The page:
Lead Rule refresher training might go online
The National Lumber and Building Material Dealers Association has some thoughts on the EPA's proposal to change the Lead Rule's refresher training requirements.
Under the updated Lead: Renovation, Repair, and Painting (RRP) Rule, certified renovators would no longer be required to take refresher training with a hands-on component — they would be able to simply complete it online.
The NLBMDA's stance is one of support. Renovators are already trained with hands-on methods, and their jobs involve regular hands-on work.
"NLBMDA supports EPA's proposal eliminating the need for renovators certified to perform RRP activities to attend hands-on training as part of the re-certification process," said Jonathan Paine, president and CEO. "The Agency should move forward with its proposal to ensure those needing to re-certify in 2015 will not be subject to the hands-on requirement."
Paine is referring to the provision under the current law that renovators who were initially certified before April 22, 2010, have until July 1, 2015, to take their refresher training. All renovators certified after April 22, 2010 have within five years of the date of their previous training.
"NLBMDA will continue working with EPA to make the RRP rule less burdensome for lumber dealers without compromising the health and safety of pregnant women and young children," said Paine.
The NLBMDA has previously criticized the EPA and its handling of the Lead Rule, including its removal of the "opt-out" provision after the rule took effect. Since then, homeowners no longer had the option to opt out of lead-safe practices if there were no children under the age of six or pregnant women residing in the home.
Who wants small business regulation reform?
What does the NLBMDA have in common with the National Restaurant Association and the Golf Course Superintendents Association of America?
All three organizations – and about 200 others representing small businesses – signed a letter supporting the Small Business Regulatory Flexibility Improvements Act (H.R. 527).
The idea behind the bill is to reform the regulatory process to ensure that all federal agencies appropriately consider the impact of their rules on small businesses across America.
The letter, signed by some 200 organizations, points to stats that show small businesses are responsible for 59% of all net new jobs from 2010 through 2013, “yet they are disproportionately impacted by compliance burdens.”
The bill would allow for smarter regulations that minimize inefficiencies and unnecessary burdens, according to its signers.
The legislation is expected to be voted on and approved in the House of Representatives this week.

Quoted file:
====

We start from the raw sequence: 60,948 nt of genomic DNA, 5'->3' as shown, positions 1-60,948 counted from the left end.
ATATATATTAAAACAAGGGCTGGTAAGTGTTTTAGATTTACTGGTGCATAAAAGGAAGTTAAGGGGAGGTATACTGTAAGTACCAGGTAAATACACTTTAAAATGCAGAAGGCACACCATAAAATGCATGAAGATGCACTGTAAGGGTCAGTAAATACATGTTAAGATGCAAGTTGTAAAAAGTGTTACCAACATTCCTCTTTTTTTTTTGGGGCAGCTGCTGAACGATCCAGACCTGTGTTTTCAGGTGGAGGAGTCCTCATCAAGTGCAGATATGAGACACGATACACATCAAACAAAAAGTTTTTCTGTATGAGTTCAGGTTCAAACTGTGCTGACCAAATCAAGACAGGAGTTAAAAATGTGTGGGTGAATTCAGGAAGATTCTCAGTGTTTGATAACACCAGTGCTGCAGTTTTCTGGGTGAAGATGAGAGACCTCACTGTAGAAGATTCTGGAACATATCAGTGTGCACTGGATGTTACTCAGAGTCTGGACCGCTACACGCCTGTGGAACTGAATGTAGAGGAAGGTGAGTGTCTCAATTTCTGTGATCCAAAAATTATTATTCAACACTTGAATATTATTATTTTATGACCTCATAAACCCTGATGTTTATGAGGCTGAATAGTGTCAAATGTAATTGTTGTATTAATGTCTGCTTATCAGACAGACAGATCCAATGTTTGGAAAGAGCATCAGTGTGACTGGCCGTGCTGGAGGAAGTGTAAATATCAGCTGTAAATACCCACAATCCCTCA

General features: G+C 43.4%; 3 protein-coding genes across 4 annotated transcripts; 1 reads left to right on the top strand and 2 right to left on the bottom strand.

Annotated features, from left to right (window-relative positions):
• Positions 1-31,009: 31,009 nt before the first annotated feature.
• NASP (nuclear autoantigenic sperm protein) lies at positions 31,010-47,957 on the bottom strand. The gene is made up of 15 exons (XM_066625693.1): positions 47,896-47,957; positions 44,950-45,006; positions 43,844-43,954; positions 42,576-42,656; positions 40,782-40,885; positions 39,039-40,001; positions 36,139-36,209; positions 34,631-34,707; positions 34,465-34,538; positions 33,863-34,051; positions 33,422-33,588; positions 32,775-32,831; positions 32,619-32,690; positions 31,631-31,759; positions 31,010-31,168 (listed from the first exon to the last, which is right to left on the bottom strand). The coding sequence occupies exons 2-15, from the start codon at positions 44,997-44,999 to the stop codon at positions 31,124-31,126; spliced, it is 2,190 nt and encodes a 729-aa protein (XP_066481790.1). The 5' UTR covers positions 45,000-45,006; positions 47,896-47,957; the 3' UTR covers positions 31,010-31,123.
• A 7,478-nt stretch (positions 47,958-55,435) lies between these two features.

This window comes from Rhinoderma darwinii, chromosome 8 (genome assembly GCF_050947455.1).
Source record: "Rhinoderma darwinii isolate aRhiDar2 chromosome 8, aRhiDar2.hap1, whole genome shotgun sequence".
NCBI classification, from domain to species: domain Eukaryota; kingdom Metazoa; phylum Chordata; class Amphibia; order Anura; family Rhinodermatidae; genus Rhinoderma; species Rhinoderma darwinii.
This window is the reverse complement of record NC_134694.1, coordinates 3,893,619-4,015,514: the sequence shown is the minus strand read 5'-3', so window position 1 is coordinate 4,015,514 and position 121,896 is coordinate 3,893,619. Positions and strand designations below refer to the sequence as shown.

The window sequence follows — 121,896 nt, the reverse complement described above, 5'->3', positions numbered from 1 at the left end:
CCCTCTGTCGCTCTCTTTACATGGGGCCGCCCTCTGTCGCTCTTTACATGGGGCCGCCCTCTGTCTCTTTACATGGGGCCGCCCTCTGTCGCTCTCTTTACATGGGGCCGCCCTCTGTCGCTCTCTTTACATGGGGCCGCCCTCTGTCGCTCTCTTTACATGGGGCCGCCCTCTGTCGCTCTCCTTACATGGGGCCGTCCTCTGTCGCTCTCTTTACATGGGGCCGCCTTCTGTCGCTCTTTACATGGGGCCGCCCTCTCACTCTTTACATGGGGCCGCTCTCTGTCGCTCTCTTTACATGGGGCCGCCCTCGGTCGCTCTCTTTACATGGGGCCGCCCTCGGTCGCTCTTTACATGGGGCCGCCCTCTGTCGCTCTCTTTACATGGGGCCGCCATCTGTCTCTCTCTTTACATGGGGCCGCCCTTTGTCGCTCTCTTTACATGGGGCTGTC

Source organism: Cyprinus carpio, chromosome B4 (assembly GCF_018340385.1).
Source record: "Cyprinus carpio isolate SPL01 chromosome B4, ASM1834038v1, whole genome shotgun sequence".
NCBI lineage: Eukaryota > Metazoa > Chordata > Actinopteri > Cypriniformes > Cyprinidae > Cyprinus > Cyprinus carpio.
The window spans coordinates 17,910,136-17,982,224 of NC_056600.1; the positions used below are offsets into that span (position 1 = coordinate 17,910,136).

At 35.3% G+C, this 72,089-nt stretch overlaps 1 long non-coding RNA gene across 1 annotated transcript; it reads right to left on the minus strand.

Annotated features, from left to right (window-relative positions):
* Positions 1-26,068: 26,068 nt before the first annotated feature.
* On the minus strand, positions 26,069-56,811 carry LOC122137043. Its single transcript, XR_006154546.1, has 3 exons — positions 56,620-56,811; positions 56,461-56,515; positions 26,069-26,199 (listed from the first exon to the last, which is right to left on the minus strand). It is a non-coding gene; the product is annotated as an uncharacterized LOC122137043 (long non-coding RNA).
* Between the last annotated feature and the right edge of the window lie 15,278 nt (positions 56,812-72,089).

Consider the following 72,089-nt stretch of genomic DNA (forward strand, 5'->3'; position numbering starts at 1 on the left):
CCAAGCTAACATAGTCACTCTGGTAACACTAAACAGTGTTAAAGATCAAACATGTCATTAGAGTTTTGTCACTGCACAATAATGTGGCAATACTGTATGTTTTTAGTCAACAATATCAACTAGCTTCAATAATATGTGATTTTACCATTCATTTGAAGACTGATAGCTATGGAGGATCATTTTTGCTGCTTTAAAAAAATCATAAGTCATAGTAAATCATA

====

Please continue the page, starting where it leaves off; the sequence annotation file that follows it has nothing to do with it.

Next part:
With sale, Koppers gains focus
Cox Industries Inc., a privately held wood-treating company based in Orangeburg, South Carolina, completed the acquisition of the U.S. utility pole business from Koppers Inc., a wholly owned subsidiary of Koppers Holdings Inc.
“This sale will allow Koppers to redeploy capital into businesses which we believe fit best with our growth strategy. Cox is in position to serve this business, and we can now focus a sharper attention to growing our railroad maintenance-of-way as we have over the past several years,” said Leroy Ball, president and CEO of Koppers.“
Completion of this transaction makes Cox one of the country’s largest providers of treated wood utility poles.
“The addition of the Koppers business provides Cox a broad customer and geographic platform within the U.S to further expand our already successful business in treated wood utility poles,” said Cox Industries CEO Michael Johnson. ”Koppers has a rich history in this industry serving a broad range of customers including Alliant Energy, Con Edison, First Energy and many others, and we look forward to integrating this successful business and its personnel into our company. We believe our operational strengths combined with our existing scale provides our customers with a broad selection of innovative products and services under the Cox name. Our solutions-based approach allows our customers to seamlessly purchase, track and dispose of utility poles through the variety of services we provide.”
The transaction includes the sale of Koppers existing pole inventory, lease agreements related to multiple pole distribution yards Koppers maintains throughout the country, and the purchase of related manufacturing assets. The transaction does not include the sale of Koppers wood treating facility located in Florence, South Carolina (Florence). Cox also announced it will open a new office in Pittsburgh to allow for the successful transition of Koppers employees to Cox.